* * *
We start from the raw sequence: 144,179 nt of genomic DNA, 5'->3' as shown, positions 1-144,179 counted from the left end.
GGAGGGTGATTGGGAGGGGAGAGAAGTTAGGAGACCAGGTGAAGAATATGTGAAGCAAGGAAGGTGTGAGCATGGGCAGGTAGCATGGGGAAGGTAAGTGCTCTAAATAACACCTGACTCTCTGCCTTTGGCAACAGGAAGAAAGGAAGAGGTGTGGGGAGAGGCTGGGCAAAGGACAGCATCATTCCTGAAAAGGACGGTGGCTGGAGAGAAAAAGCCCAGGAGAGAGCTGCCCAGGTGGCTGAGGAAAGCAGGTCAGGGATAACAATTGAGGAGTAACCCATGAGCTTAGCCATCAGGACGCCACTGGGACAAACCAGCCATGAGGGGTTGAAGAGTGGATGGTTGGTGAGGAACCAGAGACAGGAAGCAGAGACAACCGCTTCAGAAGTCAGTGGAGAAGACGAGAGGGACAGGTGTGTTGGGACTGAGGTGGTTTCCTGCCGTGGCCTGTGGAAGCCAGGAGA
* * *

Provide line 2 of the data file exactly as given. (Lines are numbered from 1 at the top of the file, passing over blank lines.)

GGAGGGTGATTGGGAGGGGAGAGAAGTTAGGAGACCAGGTGAAGAATATGTGAAGCAAGGAAGGTGTGAGCATGGGCAGGTAGCATGGGGAAGGTAAGTGCTCTAAATAACACCTGACTCTCTGCCTTTGGCAACAGGAAGAAAGGAAGAGGTGTGGGGAGAGGCTGGGCAAAGGACAGCATCATTCCTGAAAAGGACGGTGGCTGGAGAGAAAAAGCCCAGGAGAGAGCTGCCCAGGTGGCTGAGGAAAGCAGGTCAGGGATAACAATTGAGGAGTAACCCATGAGCTTAGCCATCAGGACGCCACTGGGACAAACCAGCCATGAGGGGTTGAAGAGTGGATGGTTGGTGAGGAACCAGAGACAGGAAGCAGAGACAACCGCTTCAGAAGTCAGTGGAGAAGACGAGAGGGACAGGTGTGTTGGGACTGAGGTGGTTTCCTGCCGTGGCCTGTGGAAGCCAGGAGA